A ladder (not an arrow) is placed against the wall close by, and I attempt to push it away before any attackers can get up it. Another arrow (I think the joke's outstayed its welcome by now) hits me, but I'm still alive. Not strong enough to shift the ladder, though, and I'm an easy target for the first Orc to scale it. His clumsy sword blow doesn't connect, but it does force me back, giving him time to get a more secure footing. I'm not expecting to win this fight, but I narrowly prevail, and have time to use the other dose of healing herb to bring myself back from the verge of collapse.
Things quieten down for a bit - until the Orcs breach the wall. While Gimli is hewing his way through the invading hordes, I spot an Orc trying to sneak up on him from behind, and attack it before it can surprise him. A lucky roll enables me to fell it with my second blow, and as I catch my breath, a flash of lightning shows someone who looks like Herulf ascending the cliff up which I followed the Dunlending earlier. I give chase and catch up with him, he provides the quasi-obligatory 'justification' for his treachery (revenge for the death of his father) and we do battle. He seriously outclasses me, to the extent that I pretty much need a double six to have any chance of winning. Unfortunately for me, I'm doomed if he gets anything above nine, and three rounds into the fight he gets eleven, skewering me on the spot.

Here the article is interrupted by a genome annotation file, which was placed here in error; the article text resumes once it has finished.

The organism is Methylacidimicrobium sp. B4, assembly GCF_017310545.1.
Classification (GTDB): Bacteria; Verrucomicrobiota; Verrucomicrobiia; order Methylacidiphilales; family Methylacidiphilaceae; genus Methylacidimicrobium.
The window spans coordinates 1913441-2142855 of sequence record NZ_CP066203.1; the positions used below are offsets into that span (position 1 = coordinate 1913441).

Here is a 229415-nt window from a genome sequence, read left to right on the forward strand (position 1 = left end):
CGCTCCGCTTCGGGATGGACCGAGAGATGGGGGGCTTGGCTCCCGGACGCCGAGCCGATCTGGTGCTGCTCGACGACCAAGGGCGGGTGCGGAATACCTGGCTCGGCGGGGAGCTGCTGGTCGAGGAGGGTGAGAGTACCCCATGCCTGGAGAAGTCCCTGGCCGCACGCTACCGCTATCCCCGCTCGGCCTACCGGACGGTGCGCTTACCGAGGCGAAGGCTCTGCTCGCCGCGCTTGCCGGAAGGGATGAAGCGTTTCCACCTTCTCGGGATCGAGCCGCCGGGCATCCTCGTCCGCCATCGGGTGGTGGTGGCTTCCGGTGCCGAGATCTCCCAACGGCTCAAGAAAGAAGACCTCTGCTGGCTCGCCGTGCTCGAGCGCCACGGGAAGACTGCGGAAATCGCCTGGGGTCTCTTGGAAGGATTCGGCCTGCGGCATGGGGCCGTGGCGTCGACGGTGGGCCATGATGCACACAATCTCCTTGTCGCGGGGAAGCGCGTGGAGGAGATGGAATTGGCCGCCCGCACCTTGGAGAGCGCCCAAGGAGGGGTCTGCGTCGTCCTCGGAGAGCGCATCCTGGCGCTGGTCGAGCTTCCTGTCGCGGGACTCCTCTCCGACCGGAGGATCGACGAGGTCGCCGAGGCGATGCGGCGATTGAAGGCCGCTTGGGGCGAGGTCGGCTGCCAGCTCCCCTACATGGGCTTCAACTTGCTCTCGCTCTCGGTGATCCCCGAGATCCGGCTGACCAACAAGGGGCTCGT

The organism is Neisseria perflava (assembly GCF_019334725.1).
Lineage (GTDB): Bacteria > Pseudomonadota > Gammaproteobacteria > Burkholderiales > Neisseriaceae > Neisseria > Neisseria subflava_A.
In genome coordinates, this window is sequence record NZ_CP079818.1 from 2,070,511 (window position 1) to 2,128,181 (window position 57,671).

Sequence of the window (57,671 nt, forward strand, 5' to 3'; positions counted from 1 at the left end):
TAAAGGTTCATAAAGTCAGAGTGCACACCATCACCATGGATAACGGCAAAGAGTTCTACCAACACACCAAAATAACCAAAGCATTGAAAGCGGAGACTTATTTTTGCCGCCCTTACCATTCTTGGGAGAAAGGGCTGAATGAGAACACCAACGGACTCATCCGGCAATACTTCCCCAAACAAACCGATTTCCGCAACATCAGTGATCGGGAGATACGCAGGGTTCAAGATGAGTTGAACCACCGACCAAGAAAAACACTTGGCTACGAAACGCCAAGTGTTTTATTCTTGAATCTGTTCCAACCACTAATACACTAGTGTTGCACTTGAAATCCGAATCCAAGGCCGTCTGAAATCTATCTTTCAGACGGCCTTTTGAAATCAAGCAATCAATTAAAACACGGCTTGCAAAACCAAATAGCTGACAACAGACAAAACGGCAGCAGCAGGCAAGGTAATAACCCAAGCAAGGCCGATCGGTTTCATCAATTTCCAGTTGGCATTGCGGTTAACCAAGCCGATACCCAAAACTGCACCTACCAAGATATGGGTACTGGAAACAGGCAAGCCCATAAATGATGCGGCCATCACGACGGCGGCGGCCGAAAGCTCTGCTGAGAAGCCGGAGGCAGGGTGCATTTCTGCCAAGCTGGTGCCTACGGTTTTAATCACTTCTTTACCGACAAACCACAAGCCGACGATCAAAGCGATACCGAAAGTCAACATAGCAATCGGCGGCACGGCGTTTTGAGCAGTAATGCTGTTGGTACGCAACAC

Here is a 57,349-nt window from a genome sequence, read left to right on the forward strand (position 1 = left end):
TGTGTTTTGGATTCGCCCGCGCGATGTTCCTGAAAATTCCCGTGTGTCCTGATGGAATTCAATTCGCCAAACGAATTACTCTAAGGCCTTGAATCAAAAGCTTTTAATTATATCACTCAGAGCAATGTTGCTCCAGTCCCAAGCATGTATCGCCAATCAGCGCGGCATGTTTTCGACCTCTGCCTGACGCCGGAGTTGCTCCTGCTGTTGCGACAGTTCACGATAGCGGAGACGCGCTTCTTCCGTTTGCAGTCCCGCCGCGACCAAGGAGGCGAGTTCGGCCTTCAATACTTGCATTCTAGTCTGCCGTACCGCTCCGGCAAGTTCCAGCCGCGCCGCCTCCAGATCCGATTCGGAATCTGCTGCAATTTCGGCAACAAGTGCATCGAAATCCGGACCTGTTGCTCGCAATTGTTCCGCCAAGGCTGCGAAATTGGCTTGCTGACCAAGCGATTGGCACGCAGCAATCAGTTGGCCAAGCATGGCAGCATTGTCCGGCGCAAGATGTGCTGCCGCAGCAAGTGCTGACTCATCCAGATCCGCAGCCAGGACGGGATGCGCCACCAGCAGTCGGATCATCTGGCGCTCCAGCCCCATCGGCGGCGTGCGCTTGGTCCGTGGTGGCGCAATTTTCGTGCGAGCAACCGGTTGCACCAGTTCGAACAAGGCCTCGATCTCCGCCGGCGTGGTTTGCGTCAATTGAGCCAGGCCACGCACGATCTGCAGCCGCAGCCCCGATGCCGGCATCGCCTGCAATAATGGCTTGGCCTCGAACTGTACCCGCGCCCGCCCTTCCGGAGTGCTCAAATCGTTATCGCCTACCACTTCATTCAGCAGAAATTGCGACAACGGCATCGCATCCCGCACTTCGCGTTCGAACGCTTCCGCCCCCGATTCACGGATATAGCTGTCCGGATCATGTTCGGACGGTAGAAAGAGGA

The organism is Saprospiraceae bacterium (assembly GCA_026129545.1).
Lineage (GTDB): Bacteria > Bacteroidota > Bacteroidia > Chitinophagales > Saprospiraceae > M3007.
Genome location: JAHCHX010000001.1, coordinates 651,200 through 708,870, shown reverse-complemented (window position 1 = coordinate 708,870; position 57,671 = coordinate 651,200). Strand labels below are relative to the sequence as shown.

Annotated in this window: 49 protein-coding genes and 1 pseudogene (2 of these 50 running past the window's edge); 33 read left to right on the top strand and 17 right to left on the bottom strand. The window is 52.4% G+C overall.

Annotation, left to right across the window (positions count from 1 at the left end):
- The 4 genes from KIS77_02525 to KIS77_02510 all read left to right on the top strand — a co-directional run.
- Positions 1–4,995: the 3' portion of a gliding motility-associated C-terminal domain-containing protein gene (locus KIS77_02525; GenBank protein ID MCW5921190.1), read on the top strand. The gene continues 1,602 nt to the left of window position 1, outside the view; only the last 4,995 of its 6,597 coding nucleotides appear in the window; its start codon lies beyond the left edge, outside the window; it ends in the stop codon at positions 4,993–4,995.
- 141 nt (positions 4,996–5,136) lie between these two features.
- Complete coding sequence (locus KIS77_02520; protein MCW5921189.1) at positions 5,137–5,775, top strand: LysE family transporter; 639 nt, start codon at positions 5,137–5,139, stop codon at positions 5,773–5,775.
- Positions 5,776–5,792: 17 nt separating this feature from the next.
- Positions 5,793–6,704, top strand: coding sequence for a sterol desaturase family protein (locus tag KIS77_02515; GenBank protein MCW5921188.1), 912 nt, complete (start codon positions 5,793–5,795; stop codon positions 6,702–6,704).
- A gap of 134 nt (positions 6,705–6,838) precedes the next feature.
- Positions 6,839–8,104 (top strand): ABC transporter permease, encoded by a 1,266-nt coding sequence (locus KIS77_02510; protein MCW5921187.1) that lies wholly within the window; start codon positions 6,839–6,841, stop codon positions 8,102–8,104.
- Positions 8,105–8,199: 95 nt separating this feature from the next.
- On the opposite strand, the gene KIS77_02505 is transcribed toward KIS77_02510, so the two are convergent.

I was rather enjoying that by the end. Not perfect, but a better book than I'd thought it, and it does a decent job of having the viewpoint character involved in a major event from The Lord of the Rings without overshadowing the book's heroes.
My home internet connection is still down, so I'm having to use public computers to update the blog, and not all of them can handle the blogger interface - this entry was ready yesterday afternoon, but I just couldn't post it. Monday is a Bank Holiday, so I'm unlikely to even be able to get to a public computer then. Nevertheless, I'll do what I can to keep updating as closely to the planned schedule as I can get.